Analysis is based on the specific predictions drawn from each of the models by determining the effect of three temperature levels on the responses of the moist and dry cells to oscillating changes in vapor pressure expressed as oscillation in relative humidity, saturation deficit or wet-bulb temperature. +,++and+++stand for categories of increasing response magnitude predicted by the models. Obtained response ranges of each cell are normalized to its response calculated for 30°C. A. Humidity stimulation. B. In the mechanical hygrometer swelling and shrinking of a hygroscopic sensillum wall due to changes in the relative humidity governs the response of the moist and dry cells. C. In the evaporation detector, humidity affects the lymph concentration outside the dendrites of the moist and dry cells, involving the saturation deficit. D. In the psychrometer, activity of the moist cell is initiated by evaporative cooling and actiovity of the dry cell by the temperature. Asterisks indicate correspondence between predicted and obtained responses. Pw water vapor pressure, Ps saturation water vapor pressure, Pw/Ps relative humidity, Ps-Pw saturation deficit, T temperature, dry T dry-bulb temperature, wet T wet-bulb temperature.

https://doi.org/10.1371/journal.pone.0053998.g014

Evaporation Rate Detector

Evaporation is a form of water loss that is directly proportional to the saturation deficit of the surrounding air. A hygroscopic material is unnecessary. Rather, water from inside the sensillum is viewed as moving in one direction only, slowly towards the outside, where the water content is exposed to controlled evaporation in ambient air. The evaporation rate may change the lymph concentration of the surrounding dendrites of the hygroreceptive cells. To produce a humidity-dependent ion concentration in the lymph in a physiologically acceptable range at the dendritic level, however, this model requires an additional mechanism to hold the flow rate within narrow limits. The flow would have to be small enough to allow humidity to influence the concentration, but at the same time great enough to keep the concentration from being unphysiologically high under conditions normally encountered by the cockroach. The necessary resistance to the lymph flow would be furnished by the thin layer of lymph surrounding the dendrites and separating them from the cuticular wall, and by the poreless cuticular wall reducing the flow rate. An interesting observation that supports evaporation as a constitutive feature in hygroreception has been described for hygroreceptive sensilla of the bombycid moth [9]. When exposed to dry air, outward lymph flow results in reversible shortening (about 15% of the total length) of the dendritic processes. A further similarity is that one of the avenues proposed for lymph to reach the surface is the canal surrounding the dendrites.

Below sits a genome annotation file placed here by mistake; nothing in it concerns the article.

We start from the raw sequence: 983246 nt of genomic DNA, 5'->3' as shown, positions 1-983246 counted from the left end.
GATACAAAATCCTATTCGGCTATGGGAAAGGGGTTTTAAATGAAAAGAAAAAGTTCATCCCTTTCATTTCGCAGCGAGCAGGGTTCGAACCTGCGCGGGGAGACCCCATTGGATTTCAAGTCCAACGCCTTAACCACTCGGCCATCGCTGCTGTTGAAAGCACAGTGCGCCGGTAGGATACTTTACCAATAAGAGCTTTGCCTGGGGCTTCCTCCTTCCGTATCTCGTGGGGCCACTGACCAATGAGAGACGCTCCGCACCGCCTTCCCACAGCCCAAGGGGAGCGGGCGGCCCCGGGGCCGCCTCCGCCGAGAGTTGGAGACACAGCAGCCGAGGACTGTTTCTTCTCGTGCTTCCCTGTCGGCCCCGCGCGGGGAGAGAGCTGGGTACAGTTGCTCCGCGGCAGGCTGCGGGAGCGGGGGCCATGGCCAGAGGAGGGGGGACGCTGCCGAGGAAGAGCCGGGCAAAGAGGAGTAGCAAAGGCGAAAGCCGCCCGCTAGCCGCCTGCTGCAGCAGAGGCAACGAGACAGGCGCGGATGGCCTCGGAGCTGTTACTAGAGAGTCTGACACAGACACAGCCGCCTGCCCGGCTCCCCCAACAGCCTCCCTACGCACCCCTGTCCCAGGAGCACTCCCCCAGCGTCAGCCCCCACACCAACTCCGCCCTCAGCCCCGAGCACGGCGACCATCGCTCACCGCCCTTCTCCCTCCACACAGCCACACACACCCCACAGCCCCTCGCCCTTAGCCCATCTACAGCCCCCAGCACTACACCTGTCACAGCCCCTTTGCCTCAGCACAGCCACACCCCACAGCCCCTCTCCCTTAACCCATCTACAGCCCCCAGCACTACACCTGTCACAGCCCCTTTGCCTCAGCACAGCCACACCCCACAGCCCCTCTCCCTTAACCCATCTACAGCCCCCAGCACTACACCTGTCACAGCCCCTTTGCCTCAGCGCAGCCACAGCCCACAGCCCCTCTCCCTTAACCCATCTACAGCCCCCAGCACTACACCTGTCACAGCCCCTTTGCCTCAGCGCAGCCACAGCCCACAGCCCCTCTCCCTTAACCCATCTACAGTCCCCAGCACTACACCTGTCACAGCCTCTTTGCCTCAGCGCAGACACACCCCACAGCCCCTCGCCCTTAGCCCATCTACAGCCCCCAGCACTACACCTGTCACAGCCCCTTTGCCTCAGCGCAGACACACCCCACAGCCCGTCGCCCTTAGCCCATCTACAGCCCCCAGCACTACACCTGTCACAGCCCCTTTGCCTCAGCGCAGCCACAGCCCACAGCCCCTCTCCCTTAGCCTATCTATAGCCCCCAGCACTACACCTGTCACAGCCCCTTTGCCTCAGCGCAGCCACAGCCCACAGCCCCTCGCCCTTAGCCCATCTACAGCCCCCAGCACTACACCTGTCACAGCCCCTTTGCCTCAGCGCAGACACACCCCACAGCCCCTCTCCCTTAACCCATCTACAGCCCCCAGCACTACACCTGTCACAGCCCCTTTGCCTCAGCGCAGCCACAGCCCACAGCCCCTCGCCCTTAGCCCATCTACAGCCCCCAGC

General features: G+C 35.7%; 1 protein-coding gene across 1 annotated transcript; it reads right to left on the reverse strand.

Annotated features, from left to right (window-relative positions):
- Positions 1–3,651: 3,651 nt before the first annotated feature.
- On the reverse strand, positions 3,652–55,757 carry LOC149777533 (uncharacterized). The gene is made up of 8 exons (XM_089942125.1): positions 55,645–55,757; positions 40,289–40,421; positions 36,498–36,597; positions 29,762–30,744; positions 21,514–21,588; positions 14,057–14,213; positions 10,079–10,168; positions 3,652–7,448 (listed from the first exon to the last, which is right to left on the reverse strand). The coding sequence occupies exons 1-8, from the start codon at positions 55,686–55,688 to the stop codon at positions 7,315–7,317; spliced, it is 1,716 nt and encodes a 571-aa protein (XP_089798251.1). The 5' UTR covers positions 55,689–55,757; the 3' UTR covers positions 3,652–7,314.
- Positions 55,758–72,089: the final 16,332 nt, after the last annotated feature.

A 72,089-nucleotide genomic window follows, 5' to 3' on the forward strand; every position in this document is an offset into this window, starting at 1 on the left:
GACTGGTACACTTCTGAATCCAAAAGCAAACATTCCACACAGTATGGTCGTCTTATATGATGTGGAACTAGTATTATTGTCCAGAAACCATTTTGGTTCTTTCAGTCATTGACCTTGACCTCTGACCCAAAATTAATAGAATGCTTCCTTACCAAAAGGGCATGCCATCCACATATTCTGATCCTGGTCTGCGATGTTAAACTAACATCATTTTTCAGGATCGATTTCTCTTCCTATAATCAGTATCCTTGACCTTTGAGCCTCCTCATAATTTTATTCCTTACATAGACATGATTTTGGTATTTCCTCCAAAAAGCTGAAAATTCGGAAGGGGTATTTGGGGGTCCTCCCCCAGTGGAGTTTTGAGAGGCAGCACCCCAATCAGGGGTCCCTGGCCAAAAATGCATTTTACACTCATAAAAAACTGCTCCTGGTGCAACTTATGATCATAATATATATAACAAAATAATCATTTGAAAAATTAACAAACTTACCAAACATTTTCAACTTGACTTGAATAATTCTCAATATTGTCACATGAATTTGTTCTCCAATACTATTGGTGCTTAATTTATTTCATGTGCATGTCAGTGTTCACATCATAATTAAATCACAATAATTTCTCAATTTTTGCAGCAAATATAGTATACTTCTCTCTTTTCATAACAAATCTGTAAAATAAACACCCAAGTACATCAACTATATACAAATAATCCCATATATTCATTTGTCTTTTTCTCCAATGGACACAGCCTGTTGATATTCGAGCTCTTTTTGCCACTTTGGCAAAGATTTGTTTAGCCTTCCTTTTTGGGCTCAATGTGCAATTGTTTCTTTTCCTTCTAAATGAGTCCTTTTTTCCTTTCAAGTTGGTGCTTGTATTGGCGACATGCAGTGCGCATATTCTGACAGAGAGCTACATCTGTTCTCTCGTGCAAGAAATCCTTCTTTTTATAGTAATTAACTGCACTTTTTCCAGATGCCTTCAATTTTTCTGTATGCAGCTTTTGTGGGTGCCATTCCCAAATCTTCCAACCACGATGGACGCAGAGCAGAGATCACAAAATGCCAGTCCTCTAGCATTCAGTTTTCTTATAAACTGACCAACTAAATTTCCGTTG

The present study highlights the applicability of the evaporation model to the dry cell’s humidity responses. The example in Fig. 14A gives the range of the oscillating saturation deficit for the three different temperature levels. The responses predicted for the moist and the dry cells and actually obtained are shown in Fig. 14C. A comparison of the rank orders indicates that the dry cell but not the moist cell responds to the saturation deficit due to the rate of water evaporation from the sensillum surface.

Psychrometer

In the psychrometer the cooling effect of water evaporation is used to measure humidity. As with the evaporation rate detector, no hygroscopic material is necessary. Water from inside will reach the surface, where it evaporates and cools the surface of the sensillum. The moist and dry cells are mainly thermoreceptors; the moist cell is associated with a “wet surface” and the dry cell with a “dry surface”. Dry air allows the water to evaporate, lowering the temperature of the wet-surface thermoreceptor below that of the surrounding air. The dry-surface thermoreceptor does not respond to evaporative cooling but indicates the temperature of the surrounding air. During slow changes in atmospheric humidity, the responses of the moist cell fit well with a wet-bulb thermometer and the dry cell with a dry-bulb thermometer.

The data described herein verifies the adequacy of the psychrometer model. Fig. 14A gives the range of the oscillating wet-bulb temperature for the three different temperature levels. The responses predicted and obtained for the moist cell are shown in Fig. 14D. A comparison of the rank order indicates that the moist cell responds to the wet-bulb temperature due to the cooling effect of water evaporation from the sensillum surface. The correspondence of the dry cell’s predicted and obtained responses verifies the function as a dry-bulb temperature detector.